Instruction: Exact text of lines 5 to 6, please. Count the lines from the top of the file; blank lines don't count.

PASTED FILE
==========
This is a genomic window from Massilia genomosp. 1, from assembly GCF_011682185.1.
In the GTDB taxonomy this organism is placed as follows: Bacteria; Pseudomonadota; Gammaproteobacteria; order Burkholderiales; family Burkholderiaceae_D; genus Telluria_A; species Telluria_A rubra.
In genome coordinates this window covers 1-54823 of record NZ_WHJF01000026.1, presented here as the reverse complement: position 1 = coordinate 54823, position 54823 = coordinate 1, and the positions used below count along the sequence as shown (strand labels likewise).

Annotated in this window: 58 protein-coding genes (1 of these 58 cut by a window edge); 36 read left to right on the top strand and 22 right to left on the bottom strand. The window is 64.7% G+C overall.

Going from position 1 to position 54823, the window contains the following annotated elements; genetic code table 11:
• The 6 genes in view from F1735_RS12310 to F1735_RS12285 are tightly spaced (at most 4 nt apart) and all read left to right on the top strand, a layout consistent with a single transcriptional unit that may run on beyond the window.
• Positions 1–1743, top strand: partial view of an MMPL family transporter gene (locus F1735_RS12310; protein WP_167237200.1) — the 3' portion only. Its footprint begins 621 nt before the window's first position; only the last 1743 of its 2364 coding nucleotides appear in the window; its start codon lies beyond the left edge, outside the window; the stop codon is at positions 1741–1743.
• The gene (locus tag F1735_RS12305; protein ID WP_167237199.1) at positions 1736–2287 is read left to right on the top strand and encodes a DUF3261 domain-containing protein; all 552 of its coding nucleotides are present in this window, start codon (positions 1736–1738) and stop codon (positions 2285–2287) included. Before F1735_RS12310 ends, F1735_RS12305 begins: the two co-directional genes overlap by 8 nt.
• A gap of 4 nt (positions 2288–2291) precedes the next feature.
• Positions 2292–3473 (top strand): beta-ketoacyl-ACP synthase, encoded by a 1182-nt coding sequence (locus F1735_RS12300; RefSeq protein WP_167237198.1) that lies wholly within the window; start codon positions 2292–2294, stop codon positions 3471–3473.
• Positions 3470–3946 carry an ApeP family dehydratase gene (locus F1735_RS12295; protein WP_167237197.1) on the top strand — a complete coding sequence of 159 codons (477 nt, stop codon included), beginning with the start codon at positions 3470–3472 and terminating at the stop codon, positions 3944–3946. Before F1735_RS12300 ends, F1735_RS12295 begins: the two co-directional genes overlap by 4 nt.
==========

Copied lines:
Going from position 1 to position 54823, the window contains the following annotated elements; genetic code table 11:
• The 6 genes in view from F1735_RS12310 to F1735_RS12285 are tightly spaced (at most 4 nt apart) and all read left to right on the top strand, a layout consistent with a single transcriptional unit that may run on beyond the window.